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Simple derivative

  1. Jul 3, 2008 #1
    1. The problem statement, all variables and given/known data

    I need to find the derivative of V(u) with respect to x

    V(u)=((a-pX)/q)^B

    2. Relevant equations

    f(x)=aX^b ==> f'(x)=baX^b-1

    3. The attempt at a solution

    I wanted to distribute the B throughout and then I would have got -BpX^B-1, but I know this isn't doable. What I really need to know is how to deal with the entire function raised to a power. Once I get the function by itself (not raised to power B) I can get through it. Thanks for your help!
     
  2. jcsd
  3. Jul 3, 2008 #2

    James R

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    Do you know the chain rule?
     
  4. Jul 3, 2008 #3
    Take q outside of the denominator and treat it as constant. This should help you visualize the rest.
     
  5. Jul 3, 2008 #4
    I'm a little confused about the advice I got, let me write out the entire problem (I'm going to change the signs).

    U(x,y)=(X^a)(Y^b).

    Secondly, pX+cY=T

    This is the given information.

    First, I solved px+cy=T to get y in terms of x:

    Y=(T-px)/c

    NOW, should I use the chain rule to find U'(X,Y):

    U'(x,y)=(ax)+(by)*(dy/dx)

    =(ax)+(by)*(-px)

    OR plug y(x) back into the U function like I did originally and solve:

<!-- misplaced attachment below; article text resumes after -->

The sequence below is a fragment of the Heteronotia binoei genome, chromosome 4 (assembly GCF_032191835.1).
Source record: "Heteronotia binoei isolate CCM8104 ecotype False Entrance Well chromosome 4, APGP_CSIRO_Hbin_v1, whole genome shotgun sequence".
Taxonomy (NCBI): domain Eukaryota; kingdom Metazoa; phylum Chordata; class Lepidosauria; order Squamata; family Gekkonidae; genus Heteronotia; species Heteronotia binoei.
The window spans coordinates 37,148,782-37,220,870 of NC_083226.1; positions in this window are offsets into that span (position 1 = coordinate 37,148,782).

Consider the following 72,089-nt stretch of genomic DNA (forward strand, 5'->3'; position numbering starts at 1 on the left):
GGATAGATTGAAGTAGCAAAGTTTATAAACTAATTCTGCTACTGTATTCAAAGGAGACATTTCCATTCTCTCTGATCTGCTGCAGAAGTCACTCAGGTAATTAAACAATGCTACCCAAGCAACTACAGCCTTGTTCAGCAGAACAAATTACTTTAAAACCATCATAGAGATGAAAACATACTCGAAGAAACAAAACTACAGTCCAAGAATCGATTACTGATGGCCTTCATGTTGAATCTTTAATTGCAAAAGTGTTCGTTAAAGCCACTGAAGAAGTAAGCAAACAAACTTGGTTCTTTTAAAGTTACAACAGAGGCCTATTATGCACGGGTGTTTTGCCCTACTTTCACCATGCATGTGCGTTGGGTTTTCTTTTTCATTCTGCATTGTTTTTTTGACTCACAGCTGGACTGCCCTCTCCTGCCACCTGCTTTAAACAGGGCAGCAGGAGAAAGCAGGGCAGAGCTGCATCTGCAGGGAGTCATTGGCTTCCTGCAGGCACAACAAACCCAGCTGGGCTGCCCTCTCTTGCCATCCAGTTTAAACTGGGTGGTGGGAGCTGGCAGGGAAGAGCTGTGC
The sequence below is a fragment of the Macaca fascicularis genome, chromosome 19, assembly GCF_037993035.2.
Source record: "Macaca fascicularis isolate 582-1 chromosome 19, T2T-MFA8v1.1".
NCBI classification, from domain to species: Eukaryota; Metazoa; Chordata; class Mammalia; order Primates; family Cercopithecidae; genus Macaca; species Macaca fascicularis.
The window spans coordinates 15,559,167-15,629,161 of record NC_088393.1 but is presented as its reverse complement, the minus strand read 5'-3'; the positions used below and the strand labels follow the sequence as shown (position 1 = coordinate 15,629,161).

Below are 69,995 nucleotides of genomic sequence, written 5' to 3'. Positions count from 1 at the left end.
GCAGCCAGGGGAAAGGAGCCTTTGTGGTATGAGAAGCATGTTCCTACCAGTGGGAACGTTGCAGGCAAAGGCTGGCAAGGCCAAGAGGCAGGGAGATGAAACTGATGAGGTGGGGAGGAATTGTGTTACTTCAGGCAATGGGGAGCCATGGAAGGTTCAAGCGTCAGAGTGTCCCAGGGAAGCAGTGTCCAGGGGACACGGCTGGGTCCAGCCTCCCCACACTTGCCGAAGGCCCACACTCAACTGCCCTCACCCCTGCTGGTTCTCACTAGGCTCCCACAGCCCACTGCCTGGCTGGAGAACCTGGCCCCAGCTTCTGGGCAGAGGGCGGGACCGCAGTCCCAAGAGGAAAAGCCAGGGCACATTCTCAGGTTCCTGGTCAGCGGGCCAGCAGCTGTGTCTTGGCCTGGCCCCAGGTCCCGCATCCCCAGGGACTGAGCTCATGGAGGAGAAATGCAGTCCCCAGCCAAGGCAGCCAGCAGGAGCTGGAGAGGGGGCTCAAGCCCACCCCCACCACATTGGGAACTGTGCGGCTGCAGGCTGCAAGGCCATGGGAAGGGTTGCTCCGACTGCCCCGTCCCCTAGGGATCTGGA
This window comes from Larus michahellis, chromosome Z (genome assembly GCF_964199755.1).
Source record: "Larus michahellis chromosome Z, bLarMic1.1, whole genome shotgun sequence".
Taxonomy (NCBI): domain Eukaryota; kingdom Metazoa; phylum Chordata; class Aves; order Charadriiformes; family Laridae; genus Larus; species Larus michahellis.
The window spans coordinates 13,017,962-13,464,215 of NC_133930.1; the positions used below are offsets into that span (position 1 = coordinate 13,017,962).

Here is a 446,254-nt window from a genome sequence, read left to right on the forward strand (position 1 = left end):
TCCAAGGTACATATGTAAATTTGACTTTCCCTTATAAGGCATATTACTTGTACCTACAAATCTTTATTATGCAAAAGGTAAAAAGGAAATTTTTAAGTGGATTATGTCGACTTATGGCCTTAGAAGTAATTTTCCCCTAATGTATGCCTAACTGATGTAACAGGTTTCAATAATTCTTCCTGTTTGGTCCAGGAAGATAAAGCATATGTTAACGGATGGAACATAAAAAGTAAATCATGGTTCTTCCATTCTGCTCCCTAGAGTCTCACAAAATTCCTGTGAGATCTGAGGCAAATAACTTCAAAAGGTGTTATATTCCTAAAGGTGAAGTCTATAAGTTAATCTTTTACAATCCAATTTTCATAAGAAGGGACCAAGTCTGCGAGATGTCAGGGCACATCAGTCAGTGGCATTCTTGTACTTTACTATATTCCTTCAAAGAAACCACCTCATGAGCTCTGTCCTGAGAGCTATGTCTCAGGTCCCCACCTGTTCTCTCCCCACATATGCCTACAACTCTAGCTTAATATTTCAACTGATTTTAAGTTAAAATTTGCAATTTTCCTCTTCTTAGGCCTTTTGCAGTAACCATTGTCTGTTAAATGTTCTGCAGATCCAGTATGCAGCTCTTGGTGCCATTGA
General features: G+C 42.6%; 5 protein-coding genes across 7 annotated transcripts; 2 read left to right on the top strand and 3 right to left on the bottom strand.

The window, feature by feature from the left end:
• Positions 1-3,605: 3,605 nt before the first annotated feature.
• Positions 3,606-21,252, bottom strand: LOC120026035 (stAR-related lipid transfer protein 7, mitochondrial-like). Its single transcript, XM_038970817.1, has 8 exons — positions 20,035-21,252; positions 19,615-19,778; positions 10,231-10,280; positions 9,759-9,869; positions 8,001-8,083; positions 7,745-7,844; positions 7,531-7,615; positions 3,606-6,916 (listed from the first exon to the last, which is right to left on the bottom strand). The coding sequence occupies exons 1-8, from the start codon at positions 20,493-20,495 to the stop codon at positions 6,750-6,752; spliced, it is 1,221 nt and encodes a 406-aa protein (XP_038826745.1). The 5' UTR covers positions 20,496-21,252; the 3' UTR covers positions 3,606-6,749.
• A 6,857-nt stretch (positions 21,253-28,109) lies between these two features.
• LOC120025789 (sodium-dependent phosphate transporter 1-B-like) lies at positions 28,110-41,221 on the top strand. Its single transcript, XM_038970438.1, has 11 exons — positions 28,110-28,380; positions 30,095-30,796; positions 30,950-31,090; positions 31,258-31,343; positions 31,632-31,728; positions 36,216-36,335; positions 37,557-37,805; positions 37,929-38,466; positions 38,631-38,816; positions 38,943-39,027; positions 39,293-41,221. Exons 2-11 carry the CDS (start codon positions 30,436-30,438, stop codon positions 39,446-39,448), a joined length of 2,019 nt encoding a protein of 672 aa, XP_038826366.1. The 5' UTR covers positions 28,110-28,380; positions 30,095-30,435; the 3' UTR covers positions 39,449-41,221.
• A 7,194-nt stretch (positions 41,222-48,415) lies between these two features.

U(x,y)=(x^a)((T-px)/c)^b?

    If this second option is the case, how would I go about solving ((T-px)/c)^b? If I took c out of the denominator it'd be like this right: (T-px+(c^-1))^b. If this is the case, I am still having a hard time with what the derivative would be with the power b outside the equation. Thanks again.
     
  6. Jul 3, 2008 #5
    I should probably note the objective is to find U'(x,y), set it equal to zero and solve for X and Y.
     
  7. Jul 4, 2008 #6

    HallsofIvy

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    I don't see how this has anything to do with the original problem! And what exactly is the question here? You have given us two equations. What are we to do with them?

    Oh, I see. Well, you "expand" that right part without knowing what b is. Use the product rule on the whole thing and the chain rule on the right. The derivative of ((T-px)/c)^b is b((T-px)/c)^(b-1) times the derivative of (T- px)/c.

     
  8. Jul 4, 2008 #7
    Alright thanks. So just to be clear, say I had a function: f(x)=2/(x-1).

    f(x)=2/(x-1) =2(x-1)^-1, so:

    f'(x)=(-2(x-1)^-2)*1

    Is this always true when x is part of a function and that function is to the power of any number, such as f(x)=2(x-1)^-1? If so, can anyone explain in basic terms the reason for needing to find the derivative of the entire function as well and of x? Thanks again for all your help!
     
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